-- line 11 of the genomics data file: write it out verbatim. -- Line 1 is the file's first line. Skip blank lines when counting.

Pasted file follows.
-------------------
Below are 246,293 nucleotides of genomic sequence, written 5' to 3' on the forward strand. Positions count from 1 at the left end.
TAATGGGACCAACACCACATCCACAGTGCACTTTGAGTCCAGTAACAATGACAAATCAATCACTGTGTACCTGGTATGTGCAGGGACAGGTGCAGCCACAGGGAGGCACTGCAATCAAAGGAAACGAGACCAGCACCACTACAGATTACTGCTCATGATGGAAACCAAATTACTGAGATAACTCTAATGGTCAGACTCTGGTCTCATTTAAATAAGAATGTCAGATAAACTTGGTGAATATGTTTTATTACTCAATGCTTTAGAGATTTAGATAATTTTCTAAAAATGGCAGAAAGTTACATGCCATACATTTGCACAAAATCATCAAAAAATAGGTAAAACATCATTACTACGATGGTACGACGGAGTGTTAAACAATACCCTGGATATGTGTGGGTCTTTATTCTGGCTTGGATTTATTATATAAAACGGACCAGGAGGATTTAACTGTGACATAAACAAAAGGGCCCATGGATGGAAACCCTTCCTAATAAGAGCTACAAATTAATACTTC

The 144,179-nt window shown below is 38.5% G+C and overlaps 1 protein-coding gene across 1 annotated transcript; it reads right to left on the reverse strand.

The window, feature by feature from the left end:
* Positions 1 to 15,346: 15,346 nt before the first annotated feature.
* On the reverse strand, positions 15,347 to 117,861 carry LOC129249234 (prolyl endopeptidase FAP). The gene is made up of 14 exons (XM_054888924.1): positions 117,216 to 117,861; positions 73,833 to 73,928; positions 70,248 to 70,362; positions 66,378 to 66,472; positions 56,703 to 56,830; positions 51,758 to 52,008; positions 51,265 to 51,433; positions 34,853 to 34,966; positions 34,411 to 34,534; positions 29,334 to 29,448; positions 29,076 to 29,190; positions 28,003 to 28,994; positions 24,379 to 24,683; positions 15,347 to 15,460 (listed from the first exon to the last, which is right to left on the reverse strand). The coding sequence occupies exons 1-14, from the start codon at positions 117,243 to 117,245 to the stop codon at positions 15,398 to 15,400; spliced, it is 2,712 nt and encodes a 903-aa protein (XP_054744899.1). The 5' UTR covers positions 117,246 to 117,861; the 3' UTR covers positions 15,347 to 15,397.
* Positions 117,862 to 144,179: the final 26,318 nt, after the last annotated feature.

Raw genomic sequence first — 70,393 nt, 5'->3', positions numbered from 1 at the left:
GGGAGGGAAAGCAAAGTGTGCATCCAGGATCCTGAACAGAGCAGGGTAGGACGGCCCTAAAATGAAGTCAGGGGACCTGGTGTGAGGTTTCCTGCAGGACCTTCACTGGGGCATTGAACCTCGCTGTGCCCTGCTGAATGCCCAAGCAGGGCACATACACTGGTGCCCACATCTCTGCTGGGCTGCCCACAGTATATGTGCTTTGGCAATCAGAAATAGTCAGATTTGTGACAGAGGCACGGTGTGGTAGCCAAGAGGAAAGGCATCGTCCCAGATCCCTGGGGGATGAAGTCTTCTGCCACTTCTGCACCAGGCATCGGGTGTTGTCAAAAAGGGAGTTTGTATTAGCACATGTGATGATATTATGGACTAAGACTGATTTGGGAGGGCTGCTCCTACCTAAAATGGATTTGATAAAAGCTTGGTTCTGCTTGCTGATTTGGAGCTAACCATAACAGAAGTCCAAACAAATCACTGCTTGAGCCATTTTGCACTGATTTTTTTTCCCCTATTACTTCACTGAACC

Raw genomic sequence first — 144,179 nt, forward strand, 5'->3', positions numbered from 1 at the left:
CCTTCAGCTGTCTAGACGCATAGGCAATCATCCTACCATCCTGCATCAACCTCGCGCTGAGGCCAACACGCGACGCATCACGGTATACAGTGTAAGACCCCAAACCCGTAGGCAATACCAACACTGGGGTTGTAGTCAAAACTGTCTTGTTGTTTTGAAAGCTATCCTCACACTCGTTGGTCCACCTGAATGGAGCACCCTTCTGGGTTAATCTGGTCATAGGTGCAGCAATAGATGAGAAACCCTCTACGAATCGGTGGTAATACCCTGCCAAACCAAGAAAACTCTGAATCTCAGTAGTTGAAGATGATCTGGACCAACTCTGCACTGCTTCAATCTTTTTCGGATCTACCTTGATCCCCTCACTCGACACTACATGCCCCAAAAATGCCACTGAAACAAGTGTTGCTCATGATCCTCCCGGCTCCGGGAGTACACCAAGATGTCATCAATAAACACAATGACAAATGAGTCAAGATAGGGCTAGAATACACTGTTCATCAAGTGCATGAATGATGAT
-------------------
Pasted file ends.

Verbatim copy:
CCTTCAGCTGTCTAGACGCATAGGCAATCATCCTACCATCCTGCATCAACCTCGCGCTGAGGCCAACACGCGACGCATCACGGTATACAGTGTAAGACCCCAAACCCGTAGGCAATACCAACACTGGGGTTGTAGTCAAAACTGTCTTGTTGTTTTGAAAGCTATCCTCACACTCGTTGGTCCACCTGAATGGAGCACCCTTCTGGGTTAATCTGGTCATAGGTGCAGCAATAGATGAGAAACCCTCTACGAATCGGTGGTAATACCCTGCCAAACCAAGAAAACTCTGAATCTCAGTAGTTGAAGATGATCTGGACCAACTCTGCACTGCTTCAATCTTTTTCGGATCTACCTTGATCCCCTCACTCGACACTACATGCCCCAAAAATGCCACTGAAACAAGTGTTGCTCATGATCCTCCCGGCTCCGGGAGTACACCAAGATGTCATCAATAAACACAATGACAAATGAGTCAAGATAGGGCTAGAATACACTGTTCATCAAGTGCATGAATGATGAT